Campaigners from across the country gathered outside parliament this week to call for an end to unsafe “shared space” street designs, which risk turning public spaces into “no go zones” for many disabled and older people.
The protest (pictured) was organised by the National Federation of the Blind of the UK (NFBUK), and attended by members of Transport for All (TfA), and campaigners from Save Our Green Lanes, Enfield Town Residents Association and East Dunbartonshire Visually Impaired People’s Forum.
They were joined by Michael Pringle, whose three-year-old son Clinton was killed after he was hit by a vehicle in a shared space scheme while on holiday in Jersey last year.
Protesters later delivered a letter to the prime minister at Number 10, which calls for an end to all shared space street developments.
Shared space schemes usually remove kerbs and controlled crossings, encouraging vehicles, pedestrians and cyclists to share the same space, but posing greater risks for partially-sighted and blind people, as well as other disabled people, including many of those with mobility impairments, learning difficulties or who are deaf.
The NFBUK letter also calls for standard height kerbs and controlled crossings to be retained in all street schemes; an audit of all existing shared space developments, and for them to be made “accessible for all”; and for the current shared space guidance to be replaced with an “inclusive design approach”.
TfA member Kasia Kubaszek, a guide dog-user from Hammersmith, west London, who attended this week’s protest, said she wanted an end to spared space developments.
On one occasion, she was walking to the Albert Hall along Exhibition Road, a shared space scheme, and had to ask a stranger to walk with her because she felt so frightened.
She said: “I felt terrified. I felt as though I was walking in the middle of the road, but I wasn’t.
“I don’t think I would do it again unless I really, really had to. At any point, I felt as if a car could drive into me.
“Even when I think about it now it makes me feel so anxious.”
On another occasion, her guide dog Carrie was walking with her along High Street Kensington – another shared space scheme – and because there was no kerb she led her in front of a car, which fortunately stopped before it hit them.
Karl Farrell, from Hackney, north London, who also took part in the protest, and is a member of both NFBUK and TfA, said that shared space areas produced “an unequal contest” between cars and pedestrians, particularly if the pedestrian was blind.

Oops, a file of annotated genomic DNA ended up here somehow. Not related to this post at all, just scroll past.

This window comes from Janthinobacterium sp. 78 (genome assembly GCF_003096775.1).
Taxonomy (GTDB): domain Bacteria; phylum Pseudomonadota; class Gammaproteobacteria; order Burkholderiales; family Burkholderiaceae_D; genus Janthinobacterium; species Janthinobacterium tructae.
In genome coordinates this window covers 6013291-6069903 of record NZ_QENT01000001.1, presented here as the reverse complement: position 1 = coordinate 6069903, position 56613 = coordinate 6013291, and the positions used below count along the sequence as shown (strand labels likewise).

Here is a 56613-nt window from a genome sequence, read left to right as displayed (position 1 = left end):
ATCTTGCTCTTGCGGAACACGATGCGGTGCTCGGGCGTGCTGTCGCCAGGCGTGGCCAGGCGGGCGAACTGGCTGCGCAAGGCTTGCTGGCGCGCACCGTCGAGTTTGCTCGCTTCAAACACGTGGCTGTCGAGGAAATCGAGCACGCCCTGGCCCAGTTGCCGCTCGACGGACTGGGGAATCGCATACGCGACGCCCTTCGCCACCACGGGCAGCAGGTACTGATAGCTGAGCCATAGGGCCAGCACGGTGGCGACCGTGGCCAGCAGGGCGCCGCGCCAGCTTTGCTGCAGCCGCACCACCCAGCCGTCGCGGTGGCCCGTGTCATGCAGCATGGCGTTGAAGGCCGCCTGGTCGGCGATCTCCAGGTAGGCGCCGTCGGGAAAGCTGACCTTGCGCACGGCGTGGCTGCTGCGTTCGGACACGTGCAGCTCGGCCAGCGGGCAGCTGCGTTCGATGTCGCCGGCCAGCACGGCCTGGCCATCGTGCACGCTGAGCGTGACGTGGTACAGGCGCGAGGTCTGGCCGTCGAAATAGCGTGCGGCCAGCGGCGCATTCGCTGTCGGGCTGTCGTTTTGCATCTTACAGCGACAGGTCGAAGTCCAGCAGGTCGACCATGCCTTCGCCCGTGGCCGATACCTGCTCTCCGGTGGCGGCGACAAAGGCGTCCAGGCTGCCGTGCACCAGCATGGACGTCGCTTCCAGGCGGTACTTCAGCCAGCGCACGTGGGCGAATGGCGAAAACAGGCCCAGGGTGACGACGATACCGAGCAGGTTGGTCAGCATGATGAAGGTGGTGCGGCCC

He said: “Losing controlled crossings… these crossings are important because you know where you stand with them, you know what your position is, and you proceed to cross when you have the right of way.”
But with shared space-type “courtesy crossings”, he often has no idea when to cross, because cars can be very quiet, as are cycles.
He said: “In that situation, I might be stepping out into danger.”
Earlier this summer, five NFBUK members hand-delivered a letter to the prime minister to ask for an independent inquiry into shared space developments “in order to regain the rights of residents to walk their town streets once again without needing to negotiate right-of-way with drivers of moving vehicles by sight, a task which is impossible for blind and vision-impaired people to carry out”.
Catherine Smith, TfA’s campaigns and outreach officer, said: “We’ve heard from countless disabled and older people who are afraid to walk through shared spaces.
“The government must act to stop our public spaces from becoming no go zones for disabled and older people.”
Last month, the Department for Transport’s draft transport accessibility action plan – which is out for consultation – said the department was working with the Chartered Institution of Highways and Transportation on a review of shared space and other street design projects, which aims “to provide clarity on how such schemes should be designed and developed”.
The action plan says the review should “reinforce to designers that improving inclusivity is not just one of many objectives for a scheme, but must be embedded within the process”.
DfT says in the draft plan that it will “consider the need to revise guidance in the light of those recommendations”.